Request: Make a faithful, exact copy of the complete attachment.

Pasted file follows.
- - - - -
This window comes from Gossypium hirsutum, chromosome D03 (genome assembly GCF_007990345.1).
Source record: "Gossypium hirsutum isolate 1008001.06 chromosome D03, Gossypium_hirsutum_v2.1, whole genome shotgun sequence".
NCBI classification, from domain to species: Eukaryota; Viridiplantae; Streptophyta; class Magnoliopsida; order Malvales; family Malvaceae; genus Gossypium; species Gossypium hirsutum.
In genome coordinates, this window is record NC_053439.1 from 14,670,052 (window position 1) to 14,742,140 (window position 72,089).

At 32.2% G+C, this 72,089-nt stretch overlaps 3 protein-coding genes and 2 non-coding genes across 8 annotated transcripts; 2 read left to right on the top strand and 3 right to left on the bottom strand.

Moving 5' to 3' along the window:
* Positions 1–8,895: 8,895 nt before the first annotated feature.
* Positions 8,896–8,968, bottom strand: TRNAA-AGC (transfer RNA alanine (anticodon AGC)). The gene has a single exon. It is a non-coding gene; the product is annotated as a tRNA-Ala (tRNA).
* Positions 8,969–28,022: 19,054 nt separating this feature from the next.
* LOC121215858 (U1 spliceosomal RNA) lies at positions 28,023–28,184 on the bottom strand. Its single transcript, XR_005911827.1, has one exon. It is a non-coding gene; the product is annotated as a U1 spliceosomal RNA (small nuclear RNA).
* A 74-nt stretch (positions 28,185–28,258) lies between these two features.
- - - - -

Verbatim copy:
This window comes from Gossypium hirsutum, chromosome D03 (genome assembly GCF_007990345.1).
Source record: "Gossypium hirsutum isolate 1008001.06 chromosome D03, Gossypium_hirsutum_v2.1, whole genome shotgun sequence".
NCBI classification, from domain to species: Eukaryota; Viridiplantae; Streptophyta; class Magnoliopsida; order Malvales; family Malvaceae; genus Gossypium; species Gossypium hirsutum.
In genome coordinates, this window is record NC_053439.1 from 14,670,052 (window position 1) to 14,742,140 (window position 72,089).

At 32.2% G+C, this 72,089-nt stretch overlaps 3 protein-coding genes and 2 non-coding genes across 8 annotated transcripts; 2 read left to right on the top strand and 3 right to left on the bottom strand.

Moving 5' to 3' along the window:
* Positions 1–8,895: 8,895 nt before the first annotated feature.
* Positions 8,896–8,968, bottom strand: TRNAA-AGC (transfer RNA alanine (anticodon AGC)). The gene has a single exon. It is a non-coding gene; the product is annotated as a tRNA-Ala (tRNA).
* Positions 8,969–28,022: 19,054 nt separating this feature from the next.
* LOC121215858 (U1 spliceosomal RNA) lies at positions 28,023–28,184 on the bottom strand. Its single transcript, XR_005911827.1, has one exon. It is a non-coding gene; the product is annotated as a U1 spliceosomal RNA (small nuclear RNA).
* A 74-nt stretch (positions 28,185–28,258) lies between these two features.